Search results for: hermeneutics-ancient-and-modern

Hermeneutics Ancient and Modern

Author : Gerald L. Bruns
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In this wide-ranging meditation on the nature and purpose of hermeneutics, Gerald L. Bruns argues that hermeneutics is not merely a contemporary theory but an extended family of questions about understanding and interpretation that have multiple and conflicting histories going back to before the beginning of writing. What does it mean to understand a riddle, an action, a concept, a law, an alien culture, or oneself? Bruns expands our sense of the horizons of hermeneutics by situating its basic questions against a background of different cultural traditions and philosophical topics. He discusses, for example, the interpretation of oracles, the silencing of the muses and the writing of history, the quarrel between philosophy and poetry, the canonization of sacred texts, the nature of allegorical exegesis, rabbinical midrash, the mystical exegesis of the Qur'an, the rise of literalism and the individual interpreter, and the nature of Romantic hermeneutics. Dealing with thinkers ranging from Socrates to Luther to Wordsworth to Ricoeur, Bruns also ponders several basic dilemmas about the nature of hermeneutical experience, the meaning of tradition, the hermeneutical function of narrative, and the conflict between truth and freedom in philosophy and literature. His eloquent book demonstrates the continuing power of hermeneutical thinking to open up questions about the world and our place in it.

A Short Introduction to Hermeneutics

Author : David Jasper
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Hermeneutics defines the rules used to search out the meaning of Scripture. This book assesses major Biblical interpreters & approaches to hermeneutics from the patristic period to the present day.

Hermeneutics and the Rhetorical Tradition

Author : Kathy Eden
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This book poses an eloquent challenge to the common conception of the hermeneutical tradition as a purely modern German specialty. Kathy Eden traces a continuous tradition of interpretation from Republican Rome to Reformation Europe, arguing that the historical grounding of modern hermeneutics is in the ancient tradition of rhetoric.

What Are Poets For

Author : Gerald L Bruns
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Conceptions and practices of poetry change not only from time to time and from place to place but also from poet to poet. This has never been more the case than in recent years. Gerald Bruns’s magisterial What Are Poets For? explores typographical experiments that distribute letters randomly across a printed page, sound tracks made of vocal and buccal noises, and holographic poems that recompose themselves as one travels through their digital space. Bruns surveys one-word poems, found texts, and book-length assemblies of disconnected phrases; he even includes descriptions of poems that no one could possibly write, but which are no less interesting (or no less poetic) for all of that. The purpose of the book is to illuminate this strange poetic landscape, spotlighting and describing such oddities as they appear, anomalies that most contemporary poetry criticism ignores. Naturally this breadth raises numerous philosophical questions that Bruns also addresses—for example, whether poetry should be responsible (semantically, ethically, politically) to anything outside itself, whether it can be reduced to categories, distinctions, and the rule of identity, and whether a particular poem can seem odd or strange when everything is an anomaly. Perhaps our task is simply to learn, like anthropologists, how to inhabit such an anarchic world. The poets taken up for study are among the most important and innovative in the late twentieth and early twenty-first centuries: John Ashbery, Charles Bernstein, Paul Celan, Kenneth Goldsmith, Lyn Hejinian, Susan Howe, Karen Mac Cormack, Steve McCaffery, John Matthias, J. H. Prynne, and Tom Raworth.What Are Poets For? is nothing less than a lucid, detailed study of some of the most intractable writings in contemporary poetry.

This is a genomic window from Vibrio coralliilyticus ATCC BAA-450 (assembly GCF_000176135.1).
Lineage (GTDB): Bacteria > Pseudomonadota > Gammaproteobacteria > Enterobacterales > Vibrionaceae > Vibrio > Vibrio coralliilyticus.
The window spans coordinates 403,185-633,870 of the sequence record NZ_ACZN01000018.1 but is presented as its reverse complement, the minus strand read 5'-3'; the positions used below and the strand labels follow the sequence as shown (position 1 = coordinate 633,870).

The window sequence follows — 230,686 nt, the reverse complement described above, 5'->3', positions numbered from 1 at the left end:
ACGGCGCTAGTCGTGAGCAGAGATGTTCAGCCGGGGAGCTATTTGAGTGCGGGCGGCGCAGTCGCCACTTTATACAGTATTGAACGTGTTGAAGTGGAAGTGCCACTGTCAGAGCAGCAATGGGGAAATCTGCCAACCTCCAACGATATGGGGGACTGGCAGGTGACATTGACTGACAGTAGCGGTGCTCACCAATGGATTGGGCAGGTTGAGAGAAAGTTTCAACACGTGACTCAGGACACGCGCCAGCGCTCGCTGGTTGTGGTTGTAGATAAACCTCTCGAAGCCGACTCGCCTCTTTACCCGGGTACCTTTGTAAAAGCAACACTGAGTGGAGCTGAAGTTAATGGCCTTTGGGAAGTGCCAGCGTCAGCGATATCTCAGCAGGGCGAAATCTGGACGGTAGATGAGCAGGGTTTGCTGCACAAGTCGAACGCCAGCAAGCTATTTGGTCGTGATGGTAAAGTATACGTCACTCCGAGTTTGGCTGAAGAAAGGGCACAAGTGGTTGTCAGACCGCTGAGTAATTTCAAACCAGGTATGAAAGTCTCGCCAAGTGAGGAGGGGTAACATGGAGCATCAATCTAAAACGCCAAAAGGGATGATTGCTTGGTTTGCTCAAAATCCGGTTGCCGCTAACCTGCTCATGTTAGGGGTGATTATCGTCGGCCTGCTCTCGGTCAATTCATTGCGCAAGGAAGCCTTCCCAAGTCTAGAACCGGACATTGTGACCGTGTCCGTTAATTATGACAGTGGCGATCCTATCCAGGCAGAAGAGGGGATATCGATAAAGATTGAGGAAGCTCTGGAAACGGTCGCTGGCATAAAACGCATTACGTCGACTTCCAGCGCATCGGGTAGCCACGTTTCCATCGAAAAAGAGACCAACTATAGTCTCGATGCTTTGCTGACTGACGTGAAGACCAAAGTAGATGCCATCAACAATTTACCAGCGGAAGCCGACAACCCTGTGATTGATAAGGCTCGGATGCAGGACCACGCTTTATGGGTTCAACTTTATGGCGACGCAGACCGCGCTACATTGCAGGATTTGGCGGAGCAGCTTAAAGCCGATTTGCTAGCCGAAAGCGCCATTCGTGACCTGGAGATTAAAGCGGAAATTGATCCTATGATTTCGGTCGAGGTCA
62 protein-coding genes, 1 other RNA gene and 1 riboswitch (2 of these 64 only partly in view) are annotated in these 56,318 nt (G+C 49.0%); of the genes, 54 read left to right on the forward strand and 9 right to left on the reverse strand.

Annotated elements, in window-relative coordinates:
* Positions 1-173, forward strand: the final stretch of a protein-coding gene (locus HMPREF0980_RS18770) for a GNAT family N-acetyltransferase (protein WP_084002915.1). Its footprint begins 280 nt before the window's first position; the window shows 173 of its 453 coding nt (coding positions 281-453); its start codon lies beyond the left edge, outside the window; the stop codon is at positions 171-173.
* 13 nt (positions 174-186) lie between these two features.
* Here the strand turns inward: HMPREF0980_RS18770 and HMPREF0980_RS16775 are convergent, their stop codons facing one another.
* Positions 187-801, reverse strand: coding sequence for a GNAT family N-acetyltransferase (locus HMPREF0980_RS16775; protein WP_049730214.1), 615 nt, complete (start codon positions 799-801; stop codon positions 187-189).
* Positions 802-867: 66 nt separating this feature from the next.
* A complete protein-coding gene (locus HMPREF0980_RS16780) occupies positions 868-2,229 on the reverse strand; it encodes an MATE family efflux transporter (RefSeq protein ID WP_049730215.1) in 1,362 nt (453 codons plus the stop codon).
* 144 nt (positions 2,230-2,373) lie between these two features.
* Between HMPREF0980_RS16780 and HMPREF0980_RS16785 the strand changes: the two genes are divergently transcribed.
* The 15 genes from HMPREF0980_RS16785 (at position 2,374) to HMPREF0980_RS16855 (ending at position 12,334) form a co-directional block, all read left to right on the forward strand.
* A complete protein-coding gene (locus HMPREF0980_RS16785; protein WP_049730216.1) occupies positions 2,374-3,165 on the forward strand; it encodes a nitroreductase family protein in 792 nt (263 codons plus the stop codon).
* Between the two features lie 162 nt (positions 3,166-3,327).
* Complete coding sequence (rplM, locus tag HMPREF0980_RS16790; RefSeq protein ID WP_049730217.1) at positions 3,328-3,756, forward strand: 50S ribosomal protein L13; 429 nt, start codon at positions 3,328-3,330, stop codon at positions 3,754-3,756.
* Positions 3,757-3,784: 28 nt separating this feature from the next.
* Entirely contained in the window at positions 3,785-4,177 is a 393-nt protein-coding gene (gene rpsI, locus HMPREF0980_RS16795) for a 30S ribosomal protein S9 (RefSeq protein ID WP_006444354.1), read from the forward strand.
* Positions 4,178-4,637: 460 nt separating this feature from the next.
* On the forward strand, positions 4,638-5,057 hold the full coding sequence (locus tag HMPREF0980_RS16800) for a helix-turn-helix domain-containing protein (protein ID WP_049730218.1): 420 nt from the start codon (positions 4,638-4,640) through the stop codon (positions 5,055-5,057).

On the Anarchy of Poetry and Philosophy

Author : Gerald L. Bruns
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Marcel Duchamp once asked whether it is possible to make something that is not a work of art. This question returns over and over in modernist culture, where there are no longer any authoritative criteria for what can be identified (or excluded) as a work of art. As William Carlos Williams says, A poem can be made of anything, even newspaper clippings.At this point, art turns into philosophy, all art is now conceptual art, and the manifesto becomes the distinctive genre of modernism. This book takes seriously this transformation of art into philosophy, focusing upon the systematic interest that so many European philosophers take in modernism. Among the philosophers Gerald Bruns discusses are Theodor W. Adorno, Maurice Blanchot, Arthur Danto, Stanley Cavell, Hans-Georg Gadamer, Michel Foucault, Gilles Deleuze and Felix Guattari, Jacques Derrida, Jean-Franois Lyotard, Jean-Luc Nancy, Philippe Lacoue-Labarthe, and Emmanuel Levinas.As Bruns demonstrates, the difficulty of much modern and contemporary poetry can be summarized in the idea that a poem is made of words, not of any of the things that we use words to produce: meanings, concepts, propositions, narratives, or expressions of feeling. Many modernist poets have argued that in poetry language is no longer a form of mediation but a reality to be explored and experienced in its own right. But what sort of experience, philosophically, might this be? The problem of the materiality or hermetic character of poetic language inevitably leads to questions of how philosophy itself is to be written and what sort of communitydefines the work of art-or, for that matter, the work of philosophy.In this provocative study, Bruns answers that the culture of modernism is a kind of anarchist community, where the work of art is apt to be as much an event or experience-or, indeed, an alternative form of life-as a formal object. In modern writing, philosophy and poetry fold into one another. In this book, Bruns helps us to see how.